Hi! Did you know your browser is outdated? For a more robust web experience we recommend using Safari, Firefox, Chrome or Opera.
honigsbergp_thumb
Prof. Honigsberg Secures $500,000 Grant for Witness to Guantanamo ProjectStory
Legalpalooza056_thumb
Second Annual Legalpalooza! Introduces Students to Career Options and PractitionersStory
Serra Falk Goldman2_trustee_thumb
USF Trustees Welcome New MembersStory
SuperLawyers 2014 event_181_thumb
318 USF Alumni Named 2014 Super LawyersStory
John Latino Educator award_thumb
Dean Honored With 2014 SF Latino Heritage AwardStory
Brand and Phair_thumb
Inaugural Brand Pursuit of Justice Fellow Heads to ThailandStory
Clinic win by Katie Finch
Criminal and Juvenile Justice Law Clinic Student’s Investigation Helps Exonerate ClientStory

Interviewing

If you are invited to interview, respond to the judge immediately.  Most judges require a personal interview, although a few may permit telephone or video interviews.  Remember, you are responsible for the associated costs for travel, and neither judges nor the law school will be able to reimburse you for those expenses. 

Interviews may vary in length from 15 minutes to two hours, and the format will differ depending on the judge.  Interviews can range from informal, personal conversations to intense formal examinations with hypothetical questions.

As with any other interview, this is your time to shine, and show the judge (and his or her staff) that you are a good fit with their office and the right candidate for the job.  For general interview tips, see the OCP’s “Interview Skills” handout (available on USFLawlink.com under Resources). Here are some specific pointers for clerkship interviews. 

Before the Interview

  • Do your research!  Research the judge so that you are familiar with his or her opinions, dissents, and personal history. Try to anticipate areas that the judge may be interested in discussing.
  • Prepare thoughtful questions for the judge.  For instance, ask about the selection process, timetable, nature of the judge’s docket, scope of the law clerk’s responsibilities and time spent on each.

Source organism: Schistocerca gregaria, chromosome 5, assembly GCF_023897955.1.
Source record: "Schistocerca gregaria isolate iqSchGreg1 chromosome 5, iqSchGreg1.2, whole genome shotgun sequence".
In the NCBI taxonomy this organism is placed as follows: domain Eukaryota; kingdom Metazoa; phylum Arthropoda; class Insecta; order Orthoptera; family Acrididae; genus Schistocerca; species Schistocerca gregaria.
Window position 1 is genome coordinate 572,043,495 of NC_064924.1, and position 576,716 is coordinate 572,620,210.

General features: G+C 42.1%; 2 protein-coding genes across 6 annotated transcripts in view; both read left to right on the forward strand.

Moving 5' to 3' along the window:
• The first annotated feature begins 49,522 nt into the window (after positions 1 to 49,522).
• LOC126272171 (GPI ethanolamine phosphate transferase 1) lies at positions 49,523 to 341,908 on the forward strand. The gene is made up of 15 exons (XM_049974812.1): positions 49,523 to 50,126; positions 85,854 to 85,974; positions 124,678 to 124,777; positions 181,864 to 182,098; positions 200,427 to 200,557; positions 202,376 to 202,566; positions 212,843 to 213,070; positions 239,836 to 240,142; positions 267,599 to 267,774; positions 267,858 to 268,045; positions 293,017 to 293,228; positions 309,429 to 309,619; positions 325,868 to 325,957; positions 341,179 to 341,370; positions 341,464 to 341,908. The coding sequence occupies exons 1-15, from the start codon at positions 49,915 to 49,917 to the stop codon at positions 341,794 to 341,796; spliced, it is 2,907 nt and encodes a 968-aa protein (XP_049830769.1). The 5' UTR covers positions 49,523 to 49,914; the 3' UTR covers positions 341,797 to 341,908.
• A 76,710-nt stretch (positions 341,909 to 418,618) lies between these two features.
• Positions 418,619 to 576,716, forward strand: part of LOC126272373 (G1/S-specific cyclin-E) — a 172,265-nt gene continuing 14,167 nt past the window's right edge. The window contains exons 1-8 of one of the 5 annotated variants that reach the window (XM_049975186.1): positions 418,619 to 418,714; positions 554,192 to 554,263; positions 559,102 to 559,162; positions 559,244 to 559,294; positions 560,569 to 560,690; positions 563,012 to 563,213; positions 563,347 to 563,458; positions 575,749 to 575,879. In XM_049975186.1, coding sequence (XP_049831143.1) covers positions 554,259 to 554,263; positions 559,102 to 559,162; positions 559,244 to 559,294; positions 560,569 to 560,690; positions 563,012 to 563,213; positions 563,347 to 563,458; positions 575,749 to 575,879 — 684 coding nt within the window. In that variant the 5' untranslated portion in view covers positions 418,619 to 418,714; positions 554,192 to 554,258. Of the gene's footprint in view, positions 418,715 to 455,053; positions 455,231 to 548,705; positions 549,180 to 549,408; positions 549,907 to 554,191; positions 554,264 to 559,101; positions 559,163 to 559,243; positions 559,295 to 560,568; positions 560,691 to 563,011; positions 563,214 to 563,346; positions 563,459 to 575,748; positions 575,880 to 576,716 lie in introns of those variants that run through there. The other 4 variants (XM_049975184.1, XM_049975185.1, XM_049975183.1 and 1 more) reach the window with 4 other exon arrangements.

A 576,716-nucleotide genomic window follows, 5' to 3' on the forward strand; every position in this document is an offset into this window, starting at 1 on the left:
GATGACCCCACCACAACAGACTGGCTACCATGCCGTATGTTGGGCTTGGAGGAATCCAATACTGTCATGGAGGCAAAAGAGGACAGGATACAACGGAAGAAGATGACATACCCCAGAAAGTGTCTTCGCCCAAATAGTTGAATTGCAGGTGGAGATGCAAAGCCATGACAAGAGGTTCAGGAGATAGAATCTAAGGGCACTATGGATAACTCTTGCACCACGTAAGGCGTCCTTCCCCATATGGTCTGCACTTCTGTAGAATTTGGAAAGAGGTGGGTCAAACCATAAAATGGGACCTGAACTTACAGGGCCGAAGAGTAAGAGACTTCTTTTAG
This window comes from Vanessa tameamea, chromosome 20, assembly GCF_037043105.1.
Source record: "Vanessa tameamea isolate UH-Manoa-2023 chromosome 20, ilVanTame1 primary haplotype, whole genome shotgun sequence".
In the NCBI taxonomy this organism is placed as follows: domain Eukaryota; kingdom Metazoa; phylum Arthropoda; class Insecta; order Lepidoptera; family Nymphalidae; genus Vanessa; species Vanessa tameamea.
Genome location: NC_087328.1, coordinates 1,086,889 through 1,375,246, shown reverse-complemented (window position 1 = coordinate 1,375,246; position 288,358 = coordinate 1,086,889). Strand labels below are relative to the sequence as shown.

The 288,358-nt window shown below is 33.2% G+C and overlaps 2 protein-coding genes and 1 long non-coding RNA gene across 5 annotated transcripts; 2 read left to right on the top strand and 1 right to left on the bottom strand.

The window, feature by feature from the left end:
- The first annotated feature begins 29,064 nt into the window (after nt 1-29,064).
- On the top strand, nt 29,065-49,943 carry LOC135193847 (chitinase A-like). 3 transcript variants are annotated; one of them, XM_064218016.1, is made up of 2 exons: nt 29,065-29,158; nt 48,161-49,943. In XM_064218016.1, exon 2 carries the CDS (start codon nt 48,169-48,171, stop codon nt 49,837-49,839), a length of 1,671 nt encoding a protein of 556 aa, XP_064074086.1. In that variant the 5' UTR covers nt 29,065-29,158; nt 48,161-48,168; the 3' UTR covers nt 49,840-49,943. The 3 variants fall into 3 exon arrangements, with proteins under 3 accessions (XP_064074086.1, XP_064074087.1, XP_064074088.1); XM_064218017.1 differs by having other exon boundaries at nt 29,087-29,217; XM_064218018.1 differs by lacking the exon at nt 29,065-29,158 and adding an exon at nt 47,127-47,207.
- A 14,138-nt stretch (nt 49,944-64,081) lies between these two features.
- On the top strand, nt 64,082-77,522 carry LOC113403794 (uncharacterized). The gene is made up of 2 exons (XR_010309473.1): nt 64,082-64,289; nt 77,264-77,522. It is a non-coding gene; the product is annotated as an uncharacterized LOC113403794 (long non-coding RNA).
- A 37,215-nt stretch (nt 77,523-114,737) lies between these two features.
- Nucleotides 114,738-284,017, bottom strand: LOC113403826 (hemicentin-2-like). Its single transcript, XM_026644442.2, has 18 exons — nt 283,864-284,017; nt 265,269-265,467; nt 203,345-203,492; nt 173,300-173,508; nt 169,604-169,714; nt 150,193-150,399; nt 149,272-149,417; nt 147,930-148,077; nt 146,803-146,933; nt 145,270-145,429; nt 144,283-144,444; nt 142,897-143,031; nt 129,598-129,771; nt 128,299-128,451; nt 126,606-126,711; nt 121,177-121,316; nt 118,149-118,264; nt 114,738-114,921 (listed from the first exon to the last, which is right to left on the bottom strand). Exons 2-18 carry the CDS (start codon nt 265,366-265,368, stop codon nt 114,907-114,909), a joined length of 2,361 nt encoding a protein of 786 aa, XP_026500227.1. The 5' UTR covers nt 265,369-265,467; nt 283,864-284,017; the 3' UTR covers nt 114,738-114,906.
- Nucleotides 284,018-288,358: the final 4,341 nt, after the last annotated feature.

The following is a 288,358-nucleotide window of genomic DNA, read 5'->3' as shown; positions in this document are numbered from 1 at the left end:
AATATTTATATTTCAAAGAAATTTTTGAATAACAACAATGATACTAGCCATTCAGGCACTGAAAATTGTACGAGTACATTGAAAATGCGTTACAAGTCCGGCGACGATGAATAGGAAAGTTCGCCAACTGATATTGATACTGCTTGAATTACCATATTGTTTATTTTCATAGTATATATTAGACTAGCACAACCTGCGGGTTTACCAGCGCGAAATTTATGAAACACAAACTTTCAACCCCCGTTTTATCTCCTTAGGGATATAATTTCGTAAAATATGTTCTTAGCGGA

• Talk to others.  Talk to faculty, former clerks and externs with knowledge about the judge. 
  • Bring materials.  Bring extra copies of your application materials, and any documents the judge may ask for at the interview.

During the Interview

  • Familiarity with your materials.  Be familiar with your resume, cover letter and writing sample, as the judge may ask specific questions about your materials.
  • Opinions and current events.  Be prepared to answer questions about your favorite class or area of law, as well as legal issues you feel strongly about, and recent or noteworthy opinions that have been widely publicized or are from the judge’s court.
  • Self-awareness.  Your answers should express a genuine, enthusiastic interest in the specific clerkship and should show that you have done your research on the judge and court.  Expect questions about how the clerkship fits into your short and long-term career goals. 
  • Interacting with court staff.  Be courteous to all clerks/staff, as they have input.  The interview might include other members of the judge’s staff.  Judges are often sensitive to a candidate’s ability to get along with the rest of the staff because of the close personal working relationships in most chambers.  Prove to the judge that he or she can have confidence in your professionalism in interacting with staff, counsel, litigants and the public.
  • Accepting the position.  Be prepared to accept the position.  Many judges, federal judges in particular, will make offers on the spot.

After the Interview 

Immediately following the interview, send a tailored thank you letter that references something specific that came up during your discussion and reiterates your enthusiasm for the position. 

There is an expectation that if you are offered a position in a judge’s chambers you will accept that position.  Once you accept, withdraw all other outstanding applications, preferably by phone.  DO NOT later withdraw your acceptance in favor of an offer from another judge.

Thank your references, and inform them about the results of your application.  Please also inform the OCP about your experience.